By definition projects are unique – they are all different. Last week I wrote about VUCA Projects. Volatile, Uncertain, Complex, and Ambiguous projects. These need careful management. This blog will discuss what makes for a complex project.
Clearly there are small and large projects, leading up to complex projects. I wrote about Runner, Repeater, and Stranger projects indicating that in many cases although projects are different, many of the tasks will be identical.
Why do I need to Know about Complex Projects?
I have to assume that as a serious project manager you want to progress onto larger and more challenging projects. I recently wrote about The Skills Required for a Project Manager, and how to develop them. Moving onto ‘bigger’ projects will start to introduce some of the elements of complexity.
The APM requires that members work on Complex Projects for some of their qualifications. Application to Registered Project Professional (now closed) and ChPP – Chartered Project Manager Status – requires evidence of working on complex projects.
Therefore understanding what complexity in projects is, will not only help deliver the project, but also develop the project manager.
What is a Complex Project?
A complex project is complicated, difficult, with conflicting viewpoints from multiple stakeholders. Together with technical issues and inter-dependencies between various project elements. Last week when writing about VUCA projects, I mentioned the APM approach of a ‘Messy Project’ to capture all sorts of uncertainty and unknowns.
I think that defining the complexity may be the first part of trying to tidy up the project and better understand the complexity.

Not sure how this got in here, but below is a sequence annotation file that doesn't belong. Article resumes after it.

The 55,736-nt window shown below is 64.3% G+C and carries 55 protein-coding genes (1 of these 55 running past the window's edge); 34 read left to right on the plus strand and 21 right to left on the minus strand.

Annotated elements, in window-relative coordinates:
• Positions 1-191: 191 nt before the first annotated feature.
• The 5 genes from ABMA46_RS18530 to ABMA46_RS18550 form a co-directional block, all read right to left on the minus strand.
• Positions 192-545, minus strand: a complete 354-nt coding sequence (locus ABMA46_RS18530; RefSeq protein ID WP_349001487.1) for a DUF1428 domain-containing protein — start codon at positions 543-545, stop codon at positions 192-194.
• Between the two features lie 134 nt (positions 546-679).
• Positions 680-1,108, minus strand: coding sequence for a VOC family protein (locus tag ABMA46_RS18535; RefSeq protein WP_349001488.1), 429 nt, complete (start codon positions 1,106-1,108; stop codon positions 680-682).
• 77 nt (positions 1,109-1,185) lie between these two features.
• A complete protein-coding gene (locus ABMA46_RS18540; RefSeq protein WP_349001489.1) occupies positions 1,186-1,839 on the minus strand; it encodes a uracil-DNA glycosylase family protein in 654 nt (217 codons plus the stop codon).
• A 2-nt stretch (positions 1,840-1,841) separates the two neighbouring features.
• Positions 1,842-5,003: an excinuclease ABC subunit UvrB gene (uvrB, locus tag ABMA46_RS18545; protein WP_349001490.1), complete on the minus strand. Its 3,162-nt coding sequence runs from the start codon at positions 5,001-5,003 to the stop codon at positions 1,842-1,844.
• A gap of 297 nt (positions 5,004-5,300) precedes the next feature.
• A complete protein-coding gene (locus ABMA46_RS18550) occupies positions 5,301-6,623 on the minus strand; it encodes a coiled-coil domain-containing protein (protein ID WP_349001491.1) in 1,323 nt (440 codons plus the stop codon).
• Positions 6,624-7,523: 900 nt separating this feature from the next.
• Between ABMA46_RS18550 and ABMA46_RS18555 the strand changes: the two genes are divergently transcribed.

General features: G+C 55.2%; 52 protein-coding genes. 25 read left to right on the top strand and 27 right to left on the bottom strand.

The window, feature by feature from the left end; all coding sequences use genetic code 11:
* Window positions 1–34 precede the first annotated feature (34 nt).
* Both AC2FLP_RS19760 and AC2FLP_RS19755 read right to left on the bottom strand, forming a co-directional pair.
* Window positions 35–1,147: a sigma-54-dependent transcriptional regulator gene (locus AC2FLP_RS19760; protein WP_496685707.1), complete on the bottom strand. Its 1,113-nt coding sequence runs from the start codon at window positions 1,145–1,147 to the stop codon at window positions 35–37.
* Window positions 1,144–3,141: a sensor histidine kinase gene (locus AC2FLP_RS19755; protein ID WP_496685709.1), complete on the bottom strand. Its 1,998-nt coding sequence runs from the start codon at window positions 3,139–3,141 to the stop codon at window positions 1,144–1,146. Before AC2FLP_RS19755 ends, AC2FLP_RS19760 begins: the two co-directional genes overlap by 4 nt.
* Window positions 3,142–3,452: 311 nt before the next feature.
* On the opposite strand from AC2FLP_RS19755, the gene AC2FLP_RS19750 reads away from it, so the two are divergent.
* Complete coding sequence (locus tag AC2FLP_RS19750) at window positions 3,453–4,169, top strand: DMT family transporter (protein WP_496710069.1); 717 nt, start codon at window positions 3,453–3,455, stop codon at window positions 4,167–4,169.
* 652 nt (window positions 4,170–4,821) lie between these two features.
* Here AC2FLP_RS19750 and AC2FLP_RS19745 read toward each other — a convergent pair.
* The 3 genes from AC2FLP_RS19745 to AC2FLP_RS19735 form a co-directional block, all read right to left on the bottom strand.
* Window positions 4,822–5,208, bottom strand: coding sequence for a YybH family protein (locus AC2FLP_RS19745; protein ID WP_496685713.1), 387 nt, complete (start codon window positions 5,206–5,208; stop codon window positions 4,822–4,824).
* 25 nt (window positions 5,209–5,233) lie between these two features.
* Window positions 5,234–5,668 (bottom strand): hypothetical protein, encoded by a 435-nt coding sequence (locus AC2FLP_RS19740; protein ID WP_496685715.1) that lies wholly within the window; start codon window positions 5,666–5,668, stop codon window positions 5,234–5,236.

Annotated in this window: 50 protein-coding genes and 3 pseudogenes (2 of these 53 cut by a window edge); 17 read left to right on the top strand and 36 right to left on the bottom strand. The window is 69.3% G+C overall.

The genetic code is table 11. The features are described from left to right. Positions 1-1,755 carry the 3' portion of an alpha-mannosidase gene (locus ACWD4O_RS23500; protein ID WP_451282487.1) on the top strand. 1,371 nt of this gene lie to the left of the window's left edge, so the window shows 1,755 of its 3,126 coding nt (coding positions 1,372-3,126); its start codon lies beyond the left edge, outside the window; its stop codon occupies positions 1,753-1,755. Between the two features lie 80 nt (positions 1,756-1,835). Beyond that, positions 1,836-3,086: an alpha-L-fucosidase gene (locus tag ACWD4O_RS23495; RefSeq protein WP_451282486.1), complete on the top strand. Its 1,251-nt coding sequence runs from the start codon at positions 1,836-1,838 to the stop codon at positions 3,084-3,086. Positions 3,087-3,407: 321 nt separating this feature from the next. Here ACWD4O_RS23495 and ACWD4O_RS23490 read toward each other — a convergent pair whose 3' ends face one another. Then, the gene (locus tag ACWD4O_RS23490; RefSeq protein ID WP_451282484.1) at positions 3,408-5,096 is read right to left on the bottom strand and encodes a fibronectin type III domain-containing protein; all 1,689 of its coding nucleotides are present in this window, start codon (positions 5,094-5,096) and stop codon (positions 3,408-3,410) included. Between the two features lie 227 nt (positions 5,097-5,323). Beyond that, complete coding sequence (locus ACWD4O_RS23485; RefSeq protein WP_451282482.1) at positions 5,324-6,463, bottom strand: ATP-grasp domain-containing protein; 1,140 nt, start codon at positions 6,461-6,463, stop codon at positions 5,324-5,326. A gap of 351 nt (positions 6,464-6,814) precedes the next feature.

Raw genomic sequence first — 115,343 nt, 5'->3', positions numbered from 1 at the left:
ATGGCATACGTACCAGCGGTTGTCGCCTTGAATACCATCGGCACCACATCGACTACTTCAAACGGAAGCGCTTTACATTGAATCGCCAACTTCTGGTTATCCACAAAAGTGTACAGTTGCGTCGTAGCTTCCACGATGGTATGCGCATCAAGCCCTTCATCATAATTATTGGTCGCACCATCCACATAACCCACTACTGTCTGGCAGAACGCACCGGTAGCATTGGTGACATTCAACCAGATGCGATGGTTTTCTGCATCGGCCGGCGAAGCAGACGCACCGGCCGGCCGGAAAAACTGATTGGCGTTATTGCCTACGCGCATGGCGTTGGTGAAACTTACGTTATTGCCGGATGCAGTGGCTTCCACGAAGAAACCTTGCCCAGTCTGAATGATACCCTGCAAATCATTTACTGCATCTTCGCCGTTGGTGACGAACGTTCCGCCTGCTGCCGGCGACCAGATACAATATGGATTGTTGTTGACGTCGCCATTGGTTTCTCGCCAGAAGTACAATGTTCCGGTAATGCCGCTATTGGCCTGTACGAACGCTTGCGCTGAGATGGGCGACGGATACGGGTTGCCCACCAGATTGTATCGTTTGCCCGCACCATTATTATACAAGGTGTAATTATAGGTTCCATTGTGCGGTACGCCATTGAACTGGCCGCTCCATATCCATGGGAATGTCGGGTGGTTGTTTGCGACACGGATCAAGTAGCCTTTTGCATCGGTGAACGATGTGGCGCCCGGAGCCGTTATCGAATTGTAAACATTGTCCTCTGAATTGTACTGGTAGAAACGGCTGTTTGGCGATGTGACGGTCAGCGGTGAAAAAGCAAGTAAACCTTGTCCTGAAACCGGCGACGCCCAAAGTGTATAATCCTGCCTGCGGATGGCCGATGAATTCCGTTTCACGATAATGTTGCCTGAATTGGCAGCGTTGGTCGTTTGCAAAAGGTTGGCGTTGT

Complexity and How to Solve it!
The following bullets points represent the complexity factors on an APM Complexity Questionnaire. Dealing with these should reduce complexity in a project. That is not to say that it will be easy!
- Objectives. The objectives need to be clearly defined. Where there are unknowns and ambiguity, state them until they become clear.
- Stakeholders. Need to be fully identified, analysed and engaged. They may change often, so keep this analysis up-to-date.
- Cultural and Social Context. International projects may bring cultural misunderstandings to the project. Make your own working practices and expectations clearly known.
- Degree of Innovation. If the technical solution is unknown at the start of the project, then make that clear. Ensure that all stakeholders are bought into the technology route when it is finally agreed.
- Project Co-Ordination Structure. The more people, stakeholders, and organisations involved in the project, the more complex the communication channels become. Ensure project communication is clearly planned.
- Project Organisation. Consider not only your own project organisations, but the culture and set-up of the other organisations that the project has to interface with.
- Leadership, Team-working and Decision Making. Try and keep a single clear leadership and a stable team. Accept conflict and deal with it openly. Have a clear decision making process.
- Resources. Complex projects have multiple resources, often in short supply. Ensure that the resource bottlenecks are clearly identified. Ensure financing processes are understood.
- Risks. Identify the risks, and keep identifying them as the project progresses. Look for the opportunities as well!
- Methods and Tools. Familiar tools and methods will make the project easier to manage. Introduce now methods on simpler projects if possible.
It would be important not to pay ‘lip-service’ to these items. By definition a complex project needs to be managed more closely, and with greater detail than a normal project.
‘Disruption’ to existing processes and industries, the introduction of technology, and more team/organisation interactions are making projects more complex. Reduce the VUCA in your project to increase the chances of success.
A more agile and adaptive approach may be required for a complex project. Complex projects cannot be fully planned at the start, but would benefit from a clear phase driven approach.